The Application of Gas-Lubricated Bearings to a Miniature Helium Expansion Turbine
In the production of refrigeration at liquid-helium temperatures, the use of an expansion engine or turbine eliminates the need for liquid-hydrogen precooling which would otherwise be required to precool helium below the inversion point prior to expansion through a valve. The extra complication introduced by the expander is usually justified by the elimination of the explosion and fire hazard associated with liquid hydrogen. In small machines it is customary to use an expansion engine because of the high speeds required of a turbine expander. These high turbine speeds are beyond the speed and life limits of conventional rolling element bearings. However, this limitation does not apply to gas-lubricated bearings. In a properly designed gas bearing the shaft can be maintained in a position of stable equilibrium so that it never touches the surface of the bearing. Thus, there is no rubbing friction and no wear; consequently, the bearing life should be indefinite and only the strength of the material limits the speed of a shaft supported on gas-lubricated bearings.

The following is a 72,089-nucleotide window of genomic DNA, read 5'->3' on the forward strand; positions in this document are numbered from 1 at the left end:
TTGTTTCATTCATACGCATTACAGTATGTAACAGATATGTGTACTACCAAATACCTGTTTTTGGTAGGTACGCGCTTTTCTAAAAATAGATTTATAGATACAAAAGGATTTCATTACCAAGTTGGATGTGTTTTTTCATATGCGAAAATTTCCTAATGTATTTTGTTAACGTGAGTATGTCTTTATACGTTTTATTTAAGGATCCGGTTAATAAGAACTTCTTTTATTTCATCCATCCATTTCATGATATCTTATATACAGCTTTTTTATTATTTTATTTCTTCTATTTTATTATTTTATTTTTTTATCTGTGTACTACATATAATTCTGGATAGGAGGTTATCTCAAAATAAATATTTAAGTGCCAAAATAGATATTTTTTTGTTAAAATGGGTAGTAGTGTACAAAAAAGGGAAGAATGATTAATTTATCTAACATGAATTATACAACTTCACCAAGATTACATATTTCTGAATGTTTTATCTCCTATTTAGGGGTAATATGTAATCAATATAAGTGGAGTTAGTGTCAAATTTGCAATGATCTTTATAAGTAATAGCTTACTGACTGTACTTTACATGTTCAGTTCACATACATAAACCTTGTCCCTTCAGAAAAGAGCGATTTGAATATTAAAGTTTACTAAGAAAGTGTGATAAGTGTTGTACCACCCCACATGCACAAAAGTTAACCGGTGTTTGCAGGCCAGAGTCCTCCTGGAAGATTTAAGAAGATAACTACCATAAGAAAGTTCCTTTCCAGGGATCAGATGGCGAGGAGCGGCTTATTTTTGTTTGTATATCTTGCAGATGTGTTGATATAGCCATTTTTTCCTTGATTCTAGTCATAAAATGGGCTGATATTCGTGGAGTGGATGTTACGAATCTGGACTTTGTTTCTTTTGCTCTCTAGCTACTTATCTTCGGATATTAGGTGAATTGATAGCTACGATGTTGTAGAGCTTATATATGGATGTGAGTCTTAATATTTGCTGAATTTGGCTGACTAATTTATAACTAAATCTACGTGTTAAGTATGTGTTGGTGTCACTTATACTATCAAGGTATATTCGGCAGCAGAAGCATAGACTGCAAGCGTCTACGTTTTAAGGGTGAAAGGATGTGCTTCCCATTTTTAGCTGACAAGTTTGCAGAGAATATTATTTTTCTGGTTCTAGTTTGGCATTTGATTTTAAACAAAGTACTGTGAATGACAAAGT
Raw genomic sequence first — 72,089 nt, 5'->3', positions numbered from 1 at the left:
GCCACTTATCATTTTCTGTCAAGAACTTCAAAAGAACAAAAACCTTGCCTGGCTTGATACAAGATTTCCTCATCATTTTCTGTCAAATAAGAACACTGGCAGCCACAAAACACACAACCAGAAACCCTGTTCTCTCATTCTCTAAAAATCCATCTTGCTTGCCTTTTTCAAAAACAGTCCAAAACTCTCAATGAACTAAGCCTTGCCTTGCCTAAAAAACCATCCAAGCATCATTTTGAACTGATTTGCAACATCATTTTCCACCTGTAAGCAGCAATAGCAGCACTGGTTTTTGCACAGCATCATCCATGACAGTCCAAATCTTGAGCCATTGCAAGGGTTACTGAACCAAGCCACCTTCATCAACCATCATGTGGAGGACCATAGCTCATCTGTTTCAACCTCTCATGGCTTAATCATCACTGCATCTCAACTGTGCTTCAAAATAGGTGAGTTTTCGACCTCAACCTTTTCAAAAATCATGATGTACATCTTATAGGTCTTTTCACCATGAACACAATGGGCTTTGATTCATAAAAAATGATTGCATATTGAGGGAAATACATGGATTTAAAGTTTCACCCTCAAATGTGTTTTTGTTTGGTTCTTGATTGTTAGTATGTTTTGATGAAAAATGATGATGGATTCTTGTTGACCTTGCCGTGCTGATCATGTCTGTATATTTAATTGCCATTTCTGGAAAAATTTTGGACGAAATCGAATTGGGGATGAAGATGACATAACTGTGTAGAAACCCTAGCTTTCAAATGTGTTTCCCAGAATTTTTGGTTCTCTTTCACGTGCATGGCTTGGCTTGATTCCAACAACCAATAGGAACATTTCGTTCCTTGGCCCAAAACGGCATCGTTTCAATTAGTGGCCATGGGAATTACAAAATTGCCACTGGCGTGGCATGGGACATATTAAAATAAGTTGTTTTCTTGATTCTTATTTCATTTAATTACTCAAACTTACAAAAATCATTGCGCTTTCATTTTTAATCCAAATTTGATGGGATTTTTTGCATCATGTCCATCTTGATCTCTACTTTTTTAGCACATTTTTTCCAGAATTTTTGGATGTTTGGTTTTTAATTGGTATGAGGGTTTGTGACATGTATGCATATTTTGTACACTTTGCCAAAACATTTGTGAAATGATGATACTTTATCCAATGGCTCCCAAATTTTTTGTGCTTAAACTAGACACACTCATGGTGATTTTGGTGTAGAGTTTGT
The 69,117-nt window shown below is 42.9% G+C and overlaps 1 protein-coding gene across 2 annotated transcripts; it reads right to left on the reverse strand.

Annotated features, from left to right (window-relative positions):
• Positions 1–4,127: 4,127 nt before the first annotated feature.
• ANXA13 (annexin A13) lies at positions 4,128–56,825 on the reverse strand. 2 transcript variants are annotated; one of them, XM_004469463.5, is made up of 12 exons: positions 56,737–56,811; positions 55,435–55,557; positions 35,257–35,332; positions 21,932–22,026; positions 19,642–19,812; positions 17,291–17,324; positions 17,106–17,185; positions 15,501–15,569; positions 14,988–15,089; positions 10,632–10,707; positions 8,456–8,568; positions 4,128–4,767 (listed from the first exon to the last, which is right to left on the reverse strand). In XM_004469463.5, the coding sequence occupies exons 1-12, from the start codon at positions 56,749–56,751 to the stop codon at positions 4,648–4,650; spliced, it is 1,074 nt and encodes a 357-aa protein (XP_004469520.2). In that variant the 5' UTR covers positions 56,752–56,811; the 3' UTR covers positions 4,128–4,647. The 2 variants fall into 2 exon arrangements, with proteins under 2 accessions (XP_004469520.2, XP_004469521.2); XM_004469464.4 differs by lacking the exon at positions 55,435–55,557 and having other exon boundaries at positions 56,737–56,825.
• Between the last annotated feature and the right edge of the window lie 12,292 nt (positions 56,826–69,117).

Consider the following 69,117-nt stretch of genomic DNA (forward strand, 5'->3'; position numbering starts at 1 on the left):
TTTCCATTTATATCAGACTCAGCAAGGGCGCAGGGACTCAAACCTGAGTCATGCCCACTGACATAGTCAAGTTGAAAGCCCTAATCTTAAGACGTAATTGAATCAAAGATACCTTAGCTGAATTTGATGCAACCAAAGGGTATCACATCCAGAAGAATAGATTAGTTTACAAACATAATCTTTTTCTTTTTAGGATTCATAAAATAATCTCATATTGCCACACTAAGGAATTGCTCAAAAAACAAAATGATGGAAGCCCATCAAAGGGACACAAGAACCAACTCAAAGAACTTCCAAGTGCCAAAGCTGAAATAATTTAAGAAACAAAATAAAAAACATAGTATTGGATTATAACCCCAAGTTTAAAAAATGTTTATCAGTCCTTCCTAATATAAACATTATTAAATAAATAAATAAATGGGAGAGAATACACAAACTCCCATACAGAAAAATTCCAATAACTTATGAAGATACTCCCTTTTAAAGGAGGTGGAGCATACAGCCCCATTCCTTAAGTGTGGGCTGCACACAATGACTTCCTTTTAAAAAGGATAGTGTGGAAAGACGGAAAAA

KeywordsInjector Hole Turbine Rotor Thrust Bearing Shaft Rotation Design Chart
Unable to display preview. Download preview PDF.
- 1.H. Sixsmith, “The Theory and Design of a Gas-Lubricated Bearing of High Stability,” Proceedings of First International Symposium on Gas-Lubricated Bearings, ACR-49. Office of Naval Research, Washington, D. C. (October, 1959).Google Scholar
- 2.H. Sixsmith, W. A. Wilson, and B.W. Birmingham, “Load-Carrying Capacity of Gas-Lubricated Bearings with Inherent Orifice Compensation Using Nitrogen and Helium Gas,” NBS Tech. Note 115 (August, 1961).Google Scholar
- 4.F. T. Barwell, Lubrication of Bearings, Butterworths Scientific Publications, London, England (1956) p. 168.Google Scholar
- 5.H. Sixsmith, “Bearings for Rotating Shafts which are Lubricated by Gas,” U.S. Patent No. 2,884,282 (April 28, 1959). British Patent No. 797,528.Google Scholar